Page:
European Sustainable Development Week 2020: LVMH spotlights initiatives to reduce the Group’s environmental footprint

Each year, European Sustainable Development Week is an opportunity to stimulate and heighten the visibility of initiatives that promote sustainable development and the Sustainable Development Goals (SDGs) across Europe. The current crisis underlines the importance of not losing our focus on the goals of the transition to more sustainable development. LVMH has long made proactive environmental responsibility a pillar of its success. To mark ESDW, the Group is spotlighting several emblematic initiatives that range from protection of biodiversity and contributing to the fight against climate change, to improving the sustainability of its products.      

Creativity, innovation, delivering excellence and entrepreneurial spirit are well established as LVMH’s core values. In 2019, LVMH Chairman and Chief Executive Officer Bernard Arnault added ‘commitment’ to these shared values, encompassing a commitment to inclusion and solidarity, and to protecting the environment. Since the formal rollout of its environmental policy in 1992, LVMH has continually expanded and strengthened initiatives to reduce the impact of its activities.

Already ahead of the ambitious roadmap established by the LIFE – LVMH Initiatives For the Environment – program, the Group announced further commitments last fall, notably in favor of biodiversity and animal well-being. A million species are currently threatened with extinction, and the world’s water resources are becoming increasingly scare. LVMH has thus expanded its efforts to protect biodiversity, since nature is a source of both the inspiration and the raw materials for its products.

LVMH Wines & Spirits Maisons are working to limit the use of chemicals and protect soils. At the Vinexpo show in Paris in February 2020 they hosted a forum to examine current winemaking models and imagine ways to accelerate the ecological transition and protection of soils.

The Fashion & Leather Goods business group has made animal well-being a top priority, notably with the publication in September 2019 of the LVMH Animal-based Raw Materials Sourcing Charter. Perfumes & Cosmetics and Watches & Jewelry Maisons share this same sense of responsibility since their activities depend directly on biodiversity. They have made commitments to protect and regenerate plant species, and to jointly create sourcing channels that respect local farming practices and communities.

Alongside these actions to protect biodiversity, LVMH also contributes to the fight against climate change by reducing the CO2 emissions from energy consumption by its stores and production sites, as well as the transport of raw materials. The Group has already surpassed the LIFE 2020 target of reducing its carbon emissions by 25%.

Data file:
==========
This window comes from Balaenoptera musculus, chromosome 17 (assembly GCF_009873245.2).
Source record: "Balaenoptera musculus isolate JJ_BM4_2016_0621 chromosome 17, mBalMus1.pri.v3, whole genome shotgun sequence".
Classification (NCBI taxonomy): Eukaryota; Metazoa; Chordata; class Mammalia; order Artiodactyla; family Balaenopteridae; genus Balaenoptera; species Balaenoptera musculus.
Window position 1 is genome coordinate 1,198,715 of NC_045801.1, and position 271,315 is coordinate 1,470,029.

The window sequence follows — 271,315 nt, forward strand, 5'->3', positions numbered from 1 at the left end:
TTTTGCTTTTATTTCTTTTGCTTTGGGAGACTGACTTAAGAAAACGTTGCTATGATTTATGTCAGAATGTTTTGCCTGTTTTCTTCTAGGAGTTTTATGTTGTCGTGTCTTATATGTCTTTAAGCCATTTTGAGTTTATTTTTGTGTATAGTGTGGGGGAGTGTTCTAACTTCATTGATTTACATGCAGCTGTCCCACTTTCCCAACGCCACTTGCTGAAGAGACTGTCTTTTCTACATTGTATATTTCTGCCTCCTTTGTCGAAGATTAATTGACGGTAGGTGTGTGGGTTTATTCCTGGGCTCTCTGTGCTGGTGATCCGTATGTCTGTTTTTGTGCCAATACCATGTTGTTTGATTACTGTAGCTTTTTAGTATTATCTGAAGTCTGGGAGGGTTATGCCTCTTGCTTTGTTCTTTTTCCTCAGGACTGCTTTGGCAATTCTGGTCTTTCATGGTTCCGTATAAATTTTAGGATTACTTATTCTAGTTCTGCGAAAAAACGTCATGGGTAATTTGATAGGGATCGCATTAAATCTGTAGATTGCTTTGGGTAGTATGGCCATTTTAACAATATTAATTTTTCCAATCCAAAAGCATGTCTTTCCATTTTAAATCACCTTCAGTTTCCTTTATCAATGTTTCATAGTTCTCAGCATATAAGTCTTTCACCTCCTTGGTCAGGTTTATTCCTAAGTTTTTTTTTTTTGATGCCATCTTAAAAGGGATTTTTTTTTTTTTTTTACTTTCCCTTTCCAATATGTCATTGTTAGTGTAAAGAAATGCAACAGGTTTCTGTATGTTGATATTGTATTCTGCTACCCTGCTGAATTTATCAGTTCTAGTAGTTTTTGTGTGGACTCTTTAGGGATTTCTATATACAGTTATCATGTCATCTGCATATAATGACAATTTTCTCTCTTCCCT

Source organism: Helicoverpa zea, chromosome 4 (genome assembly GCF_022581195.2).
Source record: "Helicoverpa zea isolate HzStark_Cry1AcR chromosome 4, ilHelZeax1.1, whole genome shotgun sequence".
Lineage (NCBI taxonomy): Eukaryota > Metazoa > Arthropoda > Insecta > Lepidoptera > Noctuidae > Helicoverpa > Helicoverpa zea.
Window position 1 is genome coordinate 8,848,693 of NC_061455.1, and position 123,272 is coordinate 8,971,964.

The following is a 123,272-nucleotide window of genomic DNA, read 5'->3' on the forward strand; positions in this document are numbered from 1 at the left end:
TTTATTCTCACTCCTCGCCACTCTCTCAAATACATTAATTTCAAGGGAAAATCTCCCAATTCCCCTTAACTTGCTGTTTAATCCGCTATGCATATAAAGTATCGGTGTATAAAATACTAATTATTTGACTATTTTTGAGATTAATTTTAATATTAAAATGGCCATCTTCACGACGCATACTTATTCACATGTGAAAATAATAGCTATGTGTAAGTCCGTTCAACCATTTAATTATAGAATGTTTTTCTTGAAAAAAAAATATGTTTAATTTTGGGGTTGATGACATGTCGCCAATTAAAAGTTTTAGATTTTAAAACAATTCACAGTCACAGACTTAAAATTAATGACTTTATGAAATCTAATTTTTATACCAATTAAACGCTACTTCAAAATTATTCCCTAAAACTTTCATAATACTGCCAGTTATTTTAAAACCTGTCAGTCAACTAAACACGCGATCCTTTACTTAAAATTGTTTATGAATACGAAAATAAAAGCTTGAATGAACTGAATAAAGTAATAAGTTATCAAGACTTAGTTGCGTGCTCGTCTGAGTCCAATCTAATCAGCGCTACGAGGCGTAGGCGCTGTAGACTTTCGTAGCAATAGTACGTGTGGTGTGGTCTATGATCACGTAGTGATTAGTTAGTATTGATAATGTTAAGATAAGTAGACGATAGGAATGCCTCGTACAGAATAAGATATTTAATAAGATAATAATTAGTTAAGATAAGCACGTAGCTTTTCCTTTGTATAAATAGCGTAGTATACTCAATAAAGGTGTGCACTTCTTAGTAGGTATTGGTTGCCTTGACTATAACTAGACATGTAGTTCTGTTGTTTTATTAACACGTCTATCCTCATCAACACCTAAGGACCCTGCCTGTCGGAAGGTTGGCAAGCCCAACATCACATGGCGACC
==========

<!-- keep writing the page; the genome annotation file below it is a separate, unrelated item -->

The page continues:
LVMH strives to offer exceptional products that respect the planet’s natural resources and continually explores inspiring and creatively disruptive ways to increase circularity. LVMH Maisons are revisiting the codes of luxury in order to invent sustainable luxury.

In conjunction with the second RRR – Repair, Reuse, Recycle – campaign launched by Refashion, LVMH is spotlighting three emblematic initiatives that illustrate the Group’s art of repairing, reusing and recycling at Berluti and Louis Vuitton and through a partnership between LVMH and waste recycling specialist CEDRE (Environmental Center for Deconditioning and Ecological Recycling):

  • Berluti provides repair services at dedicated workshops in four repair centers around the world, staffed by artisan colorists or partner specialists. One out of two Berluti leather products sold receives special follow-up care – patina or glazing – or repairs due to wear. The Berluti patina gives shoes a unique personality, that of a shoe already worn, burnished by the passage of time. This patina also extends the product lifetime by making the shoes look like new. And thanks to the art of patina, Berluti customers can change the color of their shoes, bag or belt as often as they like to suit their fancy.
  • Louis Vuitton products are designed to last. At each stage in the creative process, the Maison analyzes the environmental impact of its products and helps preserve biodiversity by adjusting the use of raw materials. For the Louis Vuitton Spring-Summer 2021 men’s collection, Virgil Abloh proposed a series of looks upcycled from existing materials and previous collections. For example, he transformed the LV High-Top Trainers from the SS 2019 collection into a upcycled low model. Hand cut and disassembled at the Louis Vuitton shoes atelier in Fiesso, Italy, the low model has a new lining and tie-dye laces.
  • To facilitate the Group’s integration in a circular economy model, LVMH has been recycling obsolete products for over 15 years. This commitment is supported by a partnership between LVMH and waste collection specialist CEDRE. Since 2010 CEDRE has provided LVMH with solutions to break down products while optimizing traceability and safety, thus preventing counterfeiting or gray market transactions. Initially specialized in the Perfumes & Cosmetics sector, CEDRE has accelerated the development of textiles recycling, expanding from two textiles recycling streams in 2014 to 11 today.

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